A UDRP was filed against XTM.com at the National Arbitration Forum (NAF) by a company called XTM International Inc. The domain registrant did not file a response to the UDRP, but the panelist still found in favor of the registrant. The panelist in the case was Terry F. Peppard.
From what I can tell, this valuable 3 letter .com domain name does not infringe on the complainant’s trademarks with its current usage. When I visited the domain name, I could see a pretty simple landing page indicating the domain name is for sale: “[xtm.com] is for sale:
“[xtm.com] is for sale
If you would like to purchase this domain, please click here to make an offer. Or Contact us.”
While the panelist did not cite the registrant’s right to sell this valuable domain name, it was the lack of evidence provided by the complainant that doomed the UDRP. In fact, this was one of the shortest UDRP decisions I can recall reading. Here’s an excerpt from the decision:
“In the case before us, the Complaint contains only the scantiest allegations, and the only proof offered in support of those allegations consists of a copy of Complainant’s USPTO trademark/service mark registration. The evidentiary record upon which Complainant asks this Panel to reach the conclusions necessary to justify transfer of the contested domain name to Complainant is therefore woefully lacking. This failure of proof is fatal to Complainant’s request for relief.”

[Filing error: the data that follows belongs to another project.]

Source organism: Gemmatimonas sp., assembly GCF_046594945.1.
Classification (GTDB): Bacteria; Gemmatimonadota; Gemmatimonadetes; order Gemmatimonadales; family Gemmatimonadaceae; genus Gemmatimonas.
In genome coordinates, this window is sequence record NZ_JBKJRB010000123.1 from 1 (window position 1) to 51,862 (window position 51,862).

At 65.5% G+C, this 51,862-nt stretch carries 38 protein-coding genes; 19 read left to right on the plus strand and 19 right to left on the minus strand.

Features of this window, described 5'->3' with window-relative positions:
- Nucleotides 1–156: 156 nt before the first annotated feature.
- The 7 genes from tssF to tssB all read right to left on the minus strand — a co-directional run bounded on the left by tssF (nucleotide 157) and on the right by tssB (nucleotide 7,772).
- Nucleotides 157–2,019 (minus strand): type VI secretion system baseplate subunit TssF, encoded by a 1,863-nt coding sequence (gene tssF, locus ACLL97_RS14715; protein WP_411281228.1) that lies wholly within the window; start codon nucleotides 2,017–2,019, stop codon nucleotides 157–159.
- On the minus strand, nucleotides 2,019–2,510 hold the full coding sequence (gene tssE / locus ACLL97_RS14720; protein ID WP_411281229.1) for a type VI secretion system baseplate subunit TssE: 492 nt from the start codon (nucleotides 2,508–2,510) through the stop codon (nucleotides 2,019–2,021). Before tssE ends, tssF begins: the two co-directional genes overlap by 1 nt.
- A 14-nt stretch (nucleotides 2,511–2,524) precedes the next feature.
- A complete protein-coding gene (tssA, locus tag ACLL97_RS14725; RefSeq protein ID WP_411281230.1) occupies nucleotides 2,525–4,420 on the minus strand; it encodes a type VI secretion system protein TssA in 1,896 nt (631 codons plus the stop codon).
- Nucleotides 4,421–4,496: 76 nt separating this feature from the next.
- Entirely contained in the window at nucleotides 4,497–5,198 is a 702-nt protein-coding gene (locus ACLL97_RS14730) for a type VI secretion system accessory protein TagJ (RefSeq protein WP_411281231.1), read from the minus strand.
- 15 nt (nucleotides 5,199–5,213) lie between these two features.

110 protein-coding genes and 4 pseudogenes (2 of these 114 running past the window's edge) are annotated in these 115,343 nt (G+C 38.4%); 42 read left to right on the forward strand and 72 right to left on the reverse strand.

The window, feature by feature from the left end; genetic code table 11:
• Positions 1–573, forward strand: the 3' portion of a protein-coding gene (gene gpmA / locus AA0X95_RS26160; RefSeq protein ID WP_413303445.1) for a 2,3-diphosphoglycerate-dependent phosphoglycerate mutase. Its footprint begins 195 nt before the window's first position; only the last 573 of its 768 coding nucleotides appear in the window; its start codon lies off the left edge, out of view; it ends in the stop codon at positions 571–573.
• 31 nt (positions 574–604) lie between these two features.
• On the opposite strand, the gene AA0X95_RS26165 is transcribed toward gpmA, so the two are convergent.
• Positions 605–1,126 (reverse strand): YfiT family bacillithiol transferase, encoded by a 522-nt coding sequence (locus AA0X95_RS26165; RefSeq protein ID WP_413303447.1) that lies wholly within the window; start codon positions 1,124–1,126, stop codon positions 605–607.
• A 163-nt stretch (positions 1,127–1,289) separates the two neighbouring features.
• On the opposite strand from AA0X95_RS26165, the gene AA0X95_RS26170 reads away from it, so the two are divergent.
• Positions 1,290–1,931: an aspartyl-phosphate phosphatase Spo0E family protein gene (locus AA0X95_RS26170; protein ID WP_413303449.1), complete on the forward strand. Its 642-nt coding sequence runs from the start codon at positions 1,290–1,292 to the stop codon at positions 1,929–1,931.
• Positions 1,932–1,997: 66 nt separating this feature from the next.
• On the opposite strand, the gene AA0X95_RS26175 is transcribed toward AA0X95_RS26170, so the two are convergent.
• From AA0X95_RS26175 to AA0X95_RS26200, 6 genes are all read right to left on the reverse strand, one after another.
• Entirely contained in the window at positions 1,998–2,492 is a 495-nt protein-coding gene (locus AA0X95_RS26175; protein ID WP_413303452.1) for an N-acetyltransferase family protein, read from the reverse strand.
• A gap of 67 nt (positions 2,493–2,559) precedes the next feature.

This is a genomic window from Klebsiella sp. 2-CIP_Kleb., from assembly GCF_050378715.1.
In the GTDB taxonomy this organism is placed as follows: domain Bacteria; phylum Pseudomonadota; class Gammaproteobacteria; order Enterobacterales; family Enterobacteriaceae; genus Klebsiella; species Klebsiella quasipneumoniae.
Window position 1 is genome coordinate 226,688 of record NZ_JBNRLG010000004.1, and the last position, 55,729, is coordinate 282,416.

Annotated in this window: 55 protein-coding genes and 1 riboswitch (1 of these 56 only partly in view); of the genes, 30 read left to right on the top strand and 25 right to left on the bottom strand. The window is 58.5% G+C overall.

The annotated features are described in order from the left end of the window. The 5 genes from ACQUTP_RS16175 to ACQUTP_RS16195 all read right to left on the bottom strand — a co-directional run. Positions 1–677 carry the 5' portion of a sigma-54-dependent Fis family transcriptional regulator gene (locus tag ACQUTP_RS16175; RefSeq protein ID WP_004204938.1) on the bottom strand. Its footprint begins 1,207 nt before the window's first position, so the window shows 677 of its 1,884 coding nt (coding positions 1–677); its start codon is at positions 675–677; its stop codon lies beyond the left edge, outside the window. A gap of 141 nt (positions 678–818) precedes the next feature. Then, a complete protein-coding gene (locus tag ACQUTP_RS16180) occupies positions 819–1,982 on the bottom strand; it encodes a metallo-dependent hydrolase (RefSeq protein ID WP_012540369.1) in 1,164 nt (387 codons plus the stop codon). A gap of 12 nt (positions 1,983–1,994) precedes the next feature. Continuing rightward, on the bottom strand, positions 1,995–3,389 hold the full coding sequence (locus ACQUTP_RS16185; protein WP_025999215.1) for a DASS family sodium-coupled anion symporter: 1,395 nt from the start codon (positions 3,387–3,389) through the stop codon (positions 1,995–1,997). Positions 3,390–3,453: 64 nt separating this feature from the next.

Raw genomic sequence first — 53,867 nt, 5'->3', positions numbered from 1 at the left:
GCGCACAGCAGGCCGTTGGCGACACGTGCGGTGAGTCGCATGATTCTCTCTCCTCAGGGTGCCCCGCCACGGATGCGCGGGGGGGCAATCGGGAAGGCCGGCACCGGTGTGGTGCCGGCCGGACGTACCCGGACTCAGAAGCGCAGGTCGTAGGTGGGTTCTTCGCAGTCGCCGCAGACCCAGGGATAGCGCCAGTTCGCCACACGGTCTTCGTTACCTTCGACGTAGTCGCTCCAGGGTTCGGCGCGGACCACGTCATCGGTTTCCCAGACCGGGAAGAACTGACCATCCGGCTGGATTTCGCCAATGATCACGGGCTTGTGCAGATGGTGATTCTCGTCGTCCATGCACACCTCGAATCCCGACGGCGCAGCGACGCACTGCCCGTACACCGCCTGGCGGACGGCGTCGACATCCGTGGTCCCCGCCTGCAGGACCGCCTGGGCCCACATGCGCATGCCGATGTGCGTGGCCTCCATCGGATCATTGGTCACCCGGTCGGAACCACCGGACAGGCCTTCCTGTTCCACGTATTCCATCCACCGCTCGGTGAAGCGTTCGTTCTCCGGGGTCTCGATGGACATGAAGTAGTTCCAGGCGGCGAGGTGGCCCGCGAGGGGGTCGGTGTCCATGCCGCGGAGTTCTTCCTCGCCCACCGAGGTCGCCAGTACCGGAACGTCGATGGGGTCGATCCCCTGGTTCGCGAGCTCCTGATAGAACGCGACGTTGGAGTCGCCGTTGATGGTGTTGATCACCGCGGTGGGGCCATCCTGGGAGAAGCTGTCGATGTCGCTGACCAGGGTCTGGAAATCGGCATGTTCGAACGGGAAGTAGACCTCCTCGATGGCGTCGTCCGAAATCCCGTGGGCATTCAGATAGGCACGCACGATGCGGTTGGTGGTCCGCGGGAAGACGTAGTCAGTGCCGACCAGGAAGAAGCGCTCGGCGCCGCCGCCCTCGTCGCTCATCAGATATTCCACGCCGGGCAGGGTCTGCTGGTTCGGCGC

I would be remiss if I did not mention that it would have been nice for the panelist to mention the domain registrant’s right to own and sell a valuable LLL.com domain name as a a reason for the UDRP failing. All in all, I think the right decision was reached.